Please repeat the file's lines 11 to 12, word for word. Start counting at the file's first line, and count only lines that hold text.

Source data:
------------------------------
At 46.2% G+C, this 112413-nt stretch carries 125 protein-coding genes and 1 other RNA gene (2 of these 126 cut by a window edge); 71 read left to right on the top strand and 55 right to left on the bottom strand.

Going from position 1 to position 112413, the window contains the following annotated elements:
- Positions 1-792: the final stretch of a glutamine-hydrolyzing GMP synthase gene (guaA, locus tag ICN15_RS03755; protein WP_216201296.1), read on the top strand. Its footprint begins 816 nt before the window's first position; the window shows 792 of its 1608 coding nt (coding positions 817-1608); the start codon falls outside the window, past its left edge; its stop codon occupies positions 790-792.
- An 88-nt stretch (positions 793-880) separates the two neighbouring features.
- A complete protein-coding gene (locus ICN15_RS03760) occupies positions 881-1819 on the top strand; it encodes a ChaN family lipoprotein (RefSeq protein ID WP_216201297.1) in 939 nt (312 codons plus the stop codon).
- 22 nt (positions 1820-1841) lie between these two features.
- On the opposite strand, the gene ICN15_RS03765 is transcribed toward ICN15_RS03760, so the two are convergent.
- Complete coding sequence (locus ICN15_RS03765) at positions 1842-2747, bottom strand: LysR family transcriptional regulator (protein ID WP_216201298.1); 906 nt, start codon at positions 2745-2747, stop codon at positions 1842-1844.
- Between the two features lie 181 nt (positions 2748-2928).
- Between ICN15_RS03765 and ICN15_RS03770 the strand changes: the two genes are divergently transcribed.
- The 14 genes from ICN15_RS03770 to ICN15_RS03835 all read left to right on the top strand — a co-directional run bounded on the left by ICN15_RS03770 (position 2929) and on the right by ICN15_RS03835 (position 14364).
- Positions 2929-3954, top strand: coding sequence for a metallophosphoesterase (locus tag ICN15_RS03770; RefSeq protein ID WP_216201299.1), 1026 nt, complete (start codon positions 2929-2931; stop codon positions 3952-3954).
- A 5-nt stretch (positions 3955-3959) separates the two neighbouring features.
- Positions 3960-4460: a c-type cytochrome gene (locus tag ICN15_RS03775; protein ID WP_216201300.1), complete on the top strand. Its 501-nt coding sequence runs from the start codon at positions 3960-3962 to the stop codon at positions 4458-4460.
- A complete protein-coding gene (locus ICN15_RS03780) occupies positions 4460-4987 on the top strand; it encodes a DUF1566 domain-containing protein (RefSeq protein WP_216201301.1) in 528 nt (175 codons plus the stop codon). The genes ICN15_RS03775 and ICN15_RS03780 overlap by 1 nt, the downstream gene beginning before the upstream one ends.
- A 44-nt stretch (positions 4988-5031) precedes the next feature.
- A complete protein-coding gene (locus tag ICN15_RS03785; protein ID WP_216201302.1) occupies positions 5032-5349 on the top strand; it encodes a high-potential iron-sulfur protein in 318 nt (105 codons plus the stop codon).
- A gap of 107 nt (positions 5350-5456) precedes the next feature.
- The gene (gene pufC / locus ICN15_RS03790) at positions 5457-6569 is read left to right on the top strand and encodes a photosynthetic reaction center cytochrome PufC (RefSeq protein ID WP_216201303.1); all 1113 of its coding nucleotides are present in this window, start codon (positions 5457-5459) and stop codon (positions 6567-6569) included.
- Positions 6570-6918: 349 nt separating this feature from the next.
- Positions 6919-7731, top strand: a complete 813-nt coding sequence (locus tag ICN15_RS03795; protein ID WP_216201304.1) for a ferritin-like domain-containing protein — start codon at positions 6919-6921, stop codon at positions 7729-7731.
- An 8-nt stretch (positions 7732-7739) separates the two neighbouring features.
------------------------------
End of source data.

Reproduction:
- The 14 genes from ICN15_RS03770 to ICN15_RS03835 all read left to right on the top strand — a co-directional run bounded on the left by ICN15_RS03770 (position 2929) and on the right by ICN15_RS03835 (position 14364).
- Positions 2929-3954, top strand: coding sequence for a metallophosphoesterase (locus tag ICN15_RS03770; RefSeq protein ID WP_216201299.1), 1026 nt, complete (start codon positions 2929-2931; stop codon positions 3952-3954).